a woman wearing white doing tai chi in nature

Tai Chi vs Yoga: 4 Main Similarities

#1. Emphasis on breath regulation

When talking about tai chi vs. yoga, both exercises connect the physical aspect of the practice with your breath. Wherein, you inhale one moment and exhale the other. 

Deep abdominal breathing techniques are used in both tai chi vs Yoga, where you breathe in and out with your nose rather than your mouth. This helps to ensure that you are cultivating a full and steady breath to increase your vital life force.

#2. Both are moving meditations

Yoga vs tai chi can both be described as moving meditations owing to their dance-like and fluid moves that are practiced in a careful and mindful manner.

In tai chi, every movement you perform is deliberate and coordinated with the breath to unite the mind and body and thus help you get into a flow-like state. The same is the case with yoga, especially the dynamic styles like sun salutation

a woman doing cobra pose in a park on a purple yoga mat

#3. Help balance the yin and yang energies

Another similarity that the two practices share is the principle of balance. According to Chinese philosophy, yin and yang are the two opposing elements that make up the entire Universe.

In Indian culture, yin and yang are represented by the contrasting Hindu gods, Shiva and Shakti. Where Shiva is masculine energy, and Shakti is feminine. It is because of the union of Shiva and Shakti which resulted in the whole creation.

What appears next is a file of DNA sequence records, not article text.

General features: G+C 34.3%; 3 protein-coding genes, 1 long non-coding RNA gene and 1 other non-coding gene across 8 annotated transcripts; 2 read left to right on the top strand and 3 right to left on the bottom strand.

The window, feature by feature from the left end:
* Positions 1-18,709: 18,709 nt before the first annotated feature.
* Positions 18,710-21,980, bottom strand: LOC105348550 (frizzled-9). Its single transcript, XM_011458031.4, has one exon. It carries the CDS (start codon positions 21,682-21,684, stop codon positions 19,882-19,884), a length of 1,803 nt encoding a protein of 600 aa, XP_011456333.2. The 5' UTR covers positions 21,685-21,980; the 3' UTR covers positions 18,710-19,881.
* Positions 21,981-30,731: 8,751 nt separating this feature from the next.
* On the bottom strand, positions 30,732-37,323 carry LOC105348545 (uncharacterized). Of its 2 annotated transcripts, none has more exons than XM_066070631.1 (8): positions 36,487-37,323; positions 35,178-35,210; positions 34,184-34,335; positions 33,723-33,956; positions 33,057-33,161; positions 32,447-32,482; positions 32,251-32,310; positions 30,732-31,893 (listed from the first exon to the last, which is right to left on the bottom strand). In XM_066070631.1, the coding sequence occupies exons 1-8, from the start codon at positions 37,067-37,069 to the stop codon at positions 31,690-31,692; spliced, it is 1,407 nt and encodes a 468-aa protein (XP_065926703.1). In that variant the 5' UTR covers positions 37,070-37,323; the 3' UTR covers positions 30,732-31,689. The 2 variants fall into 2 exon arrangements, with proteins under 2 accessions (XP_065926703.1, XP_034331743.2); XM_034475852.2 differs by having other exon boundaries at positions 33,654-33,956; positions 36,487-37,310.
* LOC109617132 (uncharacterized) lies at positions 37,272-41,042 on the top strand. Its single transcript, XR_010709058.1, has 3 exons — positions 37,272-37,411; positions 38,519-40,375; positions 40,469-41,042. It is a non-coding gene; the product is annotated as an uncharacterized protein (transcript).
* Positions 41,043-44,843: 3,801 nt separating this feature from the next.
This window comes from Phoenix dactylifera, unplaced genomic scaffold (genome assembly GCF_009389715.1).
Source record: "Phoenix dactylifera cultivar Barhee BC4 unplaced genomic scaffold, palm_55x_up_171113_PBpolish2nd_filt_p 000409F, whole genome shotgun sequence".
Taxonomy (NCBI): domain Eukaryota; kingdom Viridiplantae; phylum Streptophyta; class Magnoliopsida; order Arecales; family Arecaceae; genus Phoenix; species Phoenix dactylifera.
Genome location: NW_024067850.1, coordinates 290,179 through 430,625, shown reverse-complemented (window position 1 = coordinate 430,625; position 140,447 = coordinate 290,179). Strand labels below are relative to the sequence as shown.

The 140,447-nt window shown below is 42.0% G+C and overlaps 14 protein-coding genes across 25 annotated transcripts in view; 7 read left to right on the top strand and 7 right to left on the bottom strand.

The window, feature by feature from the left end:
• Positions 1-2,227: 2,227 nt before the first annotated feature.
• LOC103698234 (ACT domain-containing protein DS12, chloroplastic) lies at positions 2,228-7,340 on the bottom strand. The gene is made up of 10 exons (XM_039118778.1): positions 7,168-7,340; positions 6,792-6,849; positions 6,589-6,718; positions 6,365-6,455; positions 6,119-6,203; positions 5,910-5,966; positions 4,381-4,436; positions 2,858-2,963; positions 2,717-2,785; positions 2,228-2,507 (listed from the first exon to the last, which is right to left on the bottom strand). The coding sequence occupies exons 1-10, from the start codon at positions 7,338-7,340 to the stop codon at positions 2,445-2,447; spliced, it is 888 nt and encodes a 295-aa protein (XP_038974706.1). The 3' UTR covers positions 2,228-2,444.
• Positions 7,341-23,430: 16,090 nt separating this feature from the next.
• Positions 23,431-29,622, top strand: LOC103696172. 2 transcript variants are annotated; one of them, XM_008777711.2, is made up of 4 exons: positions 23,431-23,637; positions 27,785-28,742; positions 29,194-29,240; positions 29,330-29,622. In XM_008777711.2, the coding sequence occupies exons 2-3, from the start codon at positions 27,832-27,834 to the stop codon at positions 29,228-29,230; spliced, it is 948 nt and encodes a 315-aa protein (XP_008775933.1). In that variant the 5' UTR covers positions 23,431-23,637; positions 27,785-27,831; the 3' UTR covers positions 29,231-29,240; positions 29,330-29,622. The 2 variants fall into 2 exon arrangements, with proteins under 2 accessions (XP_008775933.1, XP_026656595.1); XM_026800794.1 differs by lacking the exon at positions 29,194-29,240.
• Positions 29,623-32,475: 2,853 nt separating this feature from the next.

The trifecta of tai chi, that is, movement, meditation, and deep breathing, helps balance the yin and yang energy. In yoga, as you practice a pose on both sides, it helps you cultivate yin and yang balance in your body. Since the right side of your body is considered yang, and the left, is yin. 

#4. Both practices help improve the flow of life force

The flowing movement and the breath connection involved in tai chi and yoga help you cultivate vital energy in your body, also known as the “life force.” In tai chi, this energy is known as Qi (chi), and in the case of yoga, it is called Prana

While both the qi and prana refer to the life force within us, there is still a subtle difference between the two. In the context of tai chi vs. yoga, qi can be understood as the internal energy flowing through your bodily organs and system. 

On the contrary, the prana power is developed with the help of deep breathing by breaking up the blockages and strengthening the qi energy on the one hand and cultivating more prana energy on the other. 

Both these practices help you remove emotional blockages, promote health and longevity, and reduce stress levels

a tai chi class practicing together

Tai Chi vs. Yoga: 6 Benefits Of These Practices

Both yoga and tai chi have numerous mental and physical health benefits, which include but are not limited to:

  1. Increasing flexibility
  2. Build muscle strength 
  3. Boost mental health and moods
  4. Helping manage chronic pain
  5. Enhancing cognitive function
  6. Help improve overall balance and mobility

Yoga and tai chi are both really great for improving your overall flexibility and balance. These practices are great for enhancing bodily awareness. According to research, tai chi is good for balance, and yoga is good for flexibility.